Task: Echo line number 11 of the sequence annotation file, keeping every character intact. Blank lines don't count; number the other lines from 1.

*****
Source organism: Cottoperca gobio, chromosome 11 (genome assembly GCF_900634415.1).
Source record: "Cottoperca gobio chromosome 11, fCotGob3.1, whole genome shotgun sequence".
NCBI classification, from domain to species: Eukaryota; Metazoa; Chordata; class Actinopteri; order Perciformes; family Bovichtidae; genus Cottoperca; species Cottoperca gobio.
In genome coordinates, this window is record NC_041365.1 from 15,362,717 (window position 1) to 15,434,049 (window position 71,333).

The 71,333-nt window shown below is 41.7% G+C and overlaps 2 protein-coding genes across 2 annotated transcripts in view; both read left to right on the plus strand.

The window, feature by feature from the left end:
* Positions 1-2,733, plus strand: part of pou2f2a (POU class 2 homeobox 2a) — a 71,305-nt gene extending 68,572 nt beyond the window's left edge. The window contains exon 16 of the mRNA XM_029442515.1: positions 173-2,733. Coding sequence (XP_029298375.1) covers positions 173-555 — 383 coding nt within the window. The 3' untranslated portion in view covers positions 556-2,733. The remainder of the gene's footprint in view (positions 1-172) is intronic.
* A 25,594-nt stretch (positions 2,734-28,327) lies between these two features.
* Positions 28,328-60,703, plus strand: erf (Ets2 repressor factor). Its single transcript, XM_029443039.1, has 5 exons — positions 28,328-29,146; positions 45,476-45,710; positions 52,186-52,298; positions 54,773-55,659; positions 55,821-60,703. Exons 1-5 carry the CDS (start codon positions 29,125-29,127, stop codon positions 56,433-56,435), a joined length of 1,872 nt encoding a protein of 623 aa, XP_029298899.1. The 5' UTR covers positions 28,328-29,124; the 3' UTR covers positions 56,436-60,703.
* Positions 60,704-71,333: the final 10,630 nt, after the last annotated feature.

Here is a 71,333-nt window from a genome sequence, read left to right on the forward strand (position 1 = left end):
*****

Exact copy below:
Here is a 71,333-nt window from a genome sequence, read left to right on the forward strand (position 1 = left end):